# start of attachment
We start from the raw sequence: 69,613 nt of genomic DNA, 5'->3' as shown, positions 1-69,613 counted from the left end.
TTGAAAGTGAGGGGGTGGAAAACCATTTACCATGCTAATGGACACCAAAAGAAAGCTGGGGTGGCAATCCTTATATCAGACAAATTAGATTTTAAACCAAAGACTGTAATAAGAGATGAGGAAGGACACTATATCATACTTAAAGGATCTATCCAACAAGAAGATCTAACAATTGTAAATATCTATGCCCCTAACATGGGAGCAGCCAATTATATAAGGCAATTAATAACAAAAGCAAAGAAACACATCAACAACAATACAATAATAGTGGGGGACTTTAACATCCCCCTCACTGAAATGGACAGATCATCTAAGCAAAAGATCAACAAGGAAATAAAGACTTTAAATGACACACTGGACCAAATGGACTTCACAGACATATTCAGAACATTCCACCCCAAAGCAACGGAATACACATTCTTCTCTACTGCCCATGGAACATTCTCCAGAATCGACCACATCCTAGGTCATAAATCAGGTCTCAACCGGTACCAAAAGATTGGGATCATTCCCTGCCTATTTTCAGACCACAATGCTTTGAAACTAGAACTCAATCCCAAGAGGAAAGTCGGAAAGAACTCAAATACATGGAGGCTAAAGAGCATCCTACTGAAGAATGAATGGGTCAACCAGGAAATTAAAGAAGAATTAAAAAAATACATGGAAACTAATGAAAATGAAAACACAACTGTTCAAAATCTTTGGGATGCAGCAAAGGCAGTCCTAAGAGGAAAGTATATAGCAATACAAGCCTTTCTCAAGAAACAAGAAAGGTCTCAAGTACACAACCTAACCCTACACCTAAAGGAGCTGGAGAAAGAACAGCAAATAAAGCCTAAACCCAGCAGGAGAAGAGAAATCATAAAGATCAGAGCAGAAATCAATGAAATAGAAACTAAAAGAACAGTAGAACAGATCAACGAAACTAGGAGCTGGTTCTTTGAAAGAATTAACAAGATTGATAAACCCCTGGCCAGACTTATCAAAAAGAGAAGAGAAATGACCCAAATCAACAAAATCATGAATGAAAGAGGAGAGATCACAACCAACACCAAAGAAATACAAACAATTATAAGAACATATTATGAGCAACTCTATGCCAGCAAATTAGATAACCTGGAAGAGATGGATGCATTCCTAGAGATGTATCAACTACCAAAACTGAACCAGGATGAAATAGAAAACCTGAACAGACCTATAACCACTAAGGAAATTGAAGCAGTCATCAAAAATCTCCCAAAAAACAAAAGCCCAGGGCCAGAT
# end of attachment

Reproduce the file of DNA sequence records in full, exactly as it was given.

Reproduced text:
We start from the raw sequence: 69,613 nt of genomic DNA, 5'->3' as shown, positions 1-69,613 counted from the left end.
TTGAAAGTGAGGGGGTGGAAAACCATTTACCATGCTAATGGACACCAAAAGAAAGCTGGGGTGGCAATCCTTATATCAGACAAATTAGATTTTAAACCAAAGACTGTAATAAGAGATGAGGAAGGACACTATATCATACTTAAAGGATCTATCCAACAAGAAGATCTAACAATTGTAAATATCTATGCCCCTAACATGGGAGCAGCCAATTATATAAGGCAATTAATAACAAAAGCAAAGAAACACATCAACAACAATACAATAATAGTGGGGGACTTTAACATCCCCCTCACTGAAATGGACAGATCATCTAAGCAAAAGATCAACAAGGAAATAAAGACTTTAAATGACACACTGGACCAAATGGACTTCACAGACATATTCAGAACATTCCACCCCAAAGCAACGGAATACACATTCTTCTCTACTGCCCATGGAACATTCTCCAGAATCGACCACATCCTAGGTCATAAATCAGGTCTCAACCGGTACCAAAAGATTGGGATCATTCCCTGCCTATTTTCAGACCACAATGCTTTGAAACTAGAACTCAATCCCAAGAGGAAAGTCGGAAAGAACTCAAATACATGGAGGCTAAAGAGCATCCTACTGAAGAATGAATGGGTCAACCAGGAAATTAAAGAAGAATTAAAAAAATACATGGAAACTAATGAAAATGAAAACACAACTGTTCAAAATCTTTGGGATGCAGCAAAGGCAGTCCTAAGAGGAAAGTATATAGCAATACAAGCCTTTCTCAAGAAACAAGAAAGGTCTCAAGTACACAACCTAACCCTACACCTAAAGGAGCTGGAGAAAGAACAGCAAATAAAGCCTAAACCCAGCAGGAGAAGAGAAATCATAAAGATCAGAGCAGAAATCAATGAAATAGAAACTAAAAGAACAGTAGAACAGATCAACGAAACTAGGAGCTGGTTCTTTGAAAGAATTAACAAGATTGATAAACCCCTGGCCAGACTTATCAAAAAGAGAAGAGAAATGACCCAAATCAACAAAATCATGAATGAAAGAGGAGAGATCACAACCAACACCAAAGAAATACAAACAATTATAAGAACATATTATGAGCAACTCTATGCCAGCAAATTAGATAACCTGGAAGAGATGGATGCATTCCTAGAGATGTATCAACTACCAAAACTGAACCAGGATGAAATAGAAAACCTGAACAGACCTATAACCACTAAGGAAATTGAAGCAGTCATCAAAAATCTCCCAAAAAACAAAAGCCCAGGGCCAGAT